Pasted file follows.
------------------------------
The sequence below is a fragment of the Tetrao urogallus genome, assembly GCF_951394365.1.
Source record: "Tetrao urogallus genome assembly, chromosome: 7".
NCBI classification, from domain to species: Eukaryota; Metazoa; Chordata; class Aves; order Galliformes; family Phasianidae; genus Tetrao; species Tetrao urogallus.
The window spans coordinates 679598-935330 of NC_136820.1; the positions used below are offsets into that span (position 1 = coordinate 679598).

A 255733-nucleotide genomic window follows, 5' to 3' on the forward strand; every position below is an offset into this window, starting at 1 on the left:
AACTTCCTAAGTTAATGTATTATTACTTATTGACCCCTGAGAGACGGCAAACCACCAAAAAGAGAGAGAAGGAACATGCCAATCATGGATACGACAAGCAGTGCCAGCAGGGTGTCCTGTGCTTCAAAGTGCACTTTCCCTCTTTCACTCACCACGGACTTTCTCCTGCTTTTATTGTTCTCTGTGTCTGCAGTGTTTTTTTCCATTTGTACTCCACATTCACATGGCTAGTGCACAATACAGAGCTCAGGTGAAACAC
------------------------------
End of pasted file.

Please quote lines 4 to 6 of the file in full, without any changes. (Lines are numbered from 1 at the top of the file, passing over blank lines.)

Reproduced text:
The window spans coordinates 679598-935330 of NC_136820.1; the positions used below are offsets into that span (position 1 = coordinate 679598).

A 255733-nucleotide genomic window follows, 5' to 3' on the forward strand; every position below is an offset into this window, starting at 1 on the left:
AACTTCCTAAGTTAATGTATTATTACTTATTGACCCCTGAGAGACGGCAAACCACCAAAAAGAGAGAGAAGGAACATGCCAATCATGGATACGACAAGCAGTGCCAGCAGGGTGTCCTGTGCTTCAAAGTGCACTTTCCCTCTTTCACTCACCACGGACTTTCTCCTGCTTTTATTGTTCTCTGTGTCTGCAGTGTTTTTTTCCATTTGTACTCCACATTCACATGGCTAGTGCACAATACAGAGCTCAGGTGAAACAC